Sunday, November 05, 2006

"The Gravity Was All Wrong."

Lyda is teaching an SF class at The Loft in Minneapolis this semester, and I'm taking it for the fun of spending time with SF from an intellectual standpoint and because Lyda's fun to hang around with and an enjoyable teacher. (No, I'm not being graded, so there's no ulterior here.)

Anyway, a few weeks back, we were talking about the "Distancing Move," or, as Lyda called it, the "Eyeball Kick." It's that line at the beginning of a story that says "FYI: This is going to be an SF/Fantasy/Cyberpunk/Et cetera story", without actually being that direct. These are some of my favorite lines, and, I think, are often the most fun to speculate from as a jumping off point for story generation. Someone in the class asked for an example, and off the top of my head I threw out the title above. It begs the questions "How was the gravity all wrong?"; "How could you/she/he/they tell that it was wrong?"; "What does that mean for this world? (or are we on some sort of space station? In a dream? Alternate universe?)"; and "Where are we that the gravity could be changed, or different from expectations?" It is clearly an observation by someone, because of the somewhat colloquial "all wrong"; "The gravity was off" would carry a similar eyeball kick, though in my opinion it has a lower suspense quotient because it generate fewer questions--and I believe that most good opening lines should make hook your reader by making them ask essential questions right away. (Not the only thing an opening line should.can do, but, in my mind, clearly one of the most important.) Beginning a story with this particular line also has the effect of implying that the observation is fresh and new, since gravity is something, assumedly, to which we would acclimate after a period of time. It has the effect of saying "This world is different, and I'm just notiicing that myself." It effectively distances the reader from their own world, but brings them along with it into the new world you are offering.

What distancing moves do you like to see, or use, and why? Do opening lines function for you in a different way, and how?

4 comments:

Kelly McCullough said...

I don't know, The gravity was off makes for an awfully good starting point if you read it the other way. Who turned the gravity off? Why did they turn it off? Did the gravity generating mechanism fail?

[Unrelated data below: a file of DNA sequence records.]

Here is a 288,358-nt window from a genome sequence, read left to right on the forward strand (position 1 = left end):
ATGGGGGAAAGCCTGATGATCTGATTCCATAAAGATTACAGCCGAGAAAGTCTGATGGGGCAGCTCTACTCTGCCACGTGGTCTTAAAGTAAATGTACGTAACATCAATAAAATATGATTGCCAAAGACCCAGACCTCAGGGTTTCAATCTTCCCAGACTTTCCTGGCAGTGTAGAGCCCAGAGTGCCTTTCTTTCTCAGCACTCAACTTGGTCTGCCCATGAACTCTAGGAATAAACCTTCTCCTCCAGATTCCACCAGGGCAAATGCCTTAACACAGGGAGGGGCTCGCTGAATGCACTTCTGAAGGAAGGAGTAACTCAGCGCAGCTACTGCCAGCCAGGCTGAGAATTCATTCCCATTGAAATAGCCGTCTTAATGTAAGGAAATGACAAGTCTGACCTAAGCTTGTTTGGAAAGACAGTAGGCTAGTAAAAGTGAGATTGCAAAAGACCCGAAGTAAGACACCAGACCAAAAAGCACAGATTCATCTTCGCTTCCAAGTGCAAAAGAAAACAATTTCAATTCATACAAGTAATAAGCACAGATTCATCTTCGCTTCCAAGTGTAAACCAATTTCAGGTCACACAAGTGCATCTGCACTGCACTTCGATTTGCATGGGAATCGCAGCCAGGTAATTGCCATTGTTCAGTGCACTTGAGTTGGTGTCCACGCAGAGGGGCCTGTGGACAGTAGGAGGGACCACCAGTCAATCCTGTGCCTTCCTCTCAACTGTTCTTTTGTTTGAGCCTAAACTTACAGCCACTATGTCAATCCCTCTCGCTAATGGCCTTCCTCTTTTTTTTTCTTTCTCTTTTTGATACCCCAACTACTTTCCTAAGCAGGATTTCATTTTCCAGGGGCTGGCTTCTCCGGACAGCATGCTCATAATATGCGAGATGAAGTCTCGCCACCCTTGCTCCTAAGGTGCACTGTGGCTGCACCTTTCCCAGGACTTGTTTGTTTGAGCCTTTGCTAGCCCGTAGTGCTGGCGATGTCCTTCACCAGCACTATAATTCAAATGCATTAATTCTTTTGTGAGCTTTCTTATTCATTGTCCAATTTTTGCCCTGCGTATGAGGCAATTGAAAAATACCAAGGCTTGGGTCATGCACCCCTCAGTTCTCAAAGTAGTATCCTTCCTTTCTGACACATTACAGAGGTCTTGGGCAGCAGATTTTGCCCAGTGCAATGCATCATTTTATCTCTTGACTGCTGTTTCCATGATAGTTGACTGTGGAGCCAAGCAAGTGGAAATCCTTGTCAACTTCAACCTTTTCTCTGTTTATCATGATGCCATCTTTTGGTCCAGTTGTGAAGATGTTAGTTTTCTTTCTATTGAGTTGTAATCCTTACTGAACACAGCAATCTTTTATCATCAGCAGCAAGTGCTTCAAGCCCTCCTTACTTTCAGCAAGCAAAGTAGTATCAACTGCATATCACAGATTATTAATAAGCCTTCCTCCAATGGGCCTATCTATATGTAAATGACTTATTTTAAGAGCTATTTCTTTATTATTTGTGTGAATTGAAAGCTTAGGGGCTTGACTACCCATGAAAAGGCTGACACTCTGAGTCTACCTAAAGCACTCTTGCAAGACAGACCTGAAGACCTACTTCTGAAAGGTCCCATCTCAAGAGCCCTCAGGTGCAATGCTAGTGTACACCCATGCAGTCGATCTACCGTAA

Sean M. Murphy said...

True. But it sets you, pretty squarely, in space--either on a station or a ship. I'm not saying that it's not a good starter, just that it limits the setting a bit more than "The gravity was all wrong" does. On a planet(oid), we'd be more likely to say that the gravity was gone, or that there was no gravity--or that it was "all wrong"--than that it was "off," which suggests a mechanism, a switch or control of some sort. And I don't think most people would read that as "off kilter," though I love the nuances of "off" in that phrasing.

Kelly McCullough said...

That's only true if you limit yourself to a subset of hard science fiction. I write a lot of fantasy, and shutting the gravity off can certainly happen on planet if you allow for magic or for a number of highly fantastic science fiction scenarios. In fact that might make for a lovely reversal of reader expectations.

Sean M. Murphy said...

You're right, though I think I still have alittle wiggle room in my argument, in that its use would primarily be as an expectation reversal, which implies that the audience is going to make an assumption in the direction that I'm suggesting it will, and that you are going to play with that assumption. Funny, because I joked to Lyda after that particular class that I would likely have decided to use ""gravity" in the sense of "solemnity"--another sort of reversal, though more word-play oriented than world-play oriented.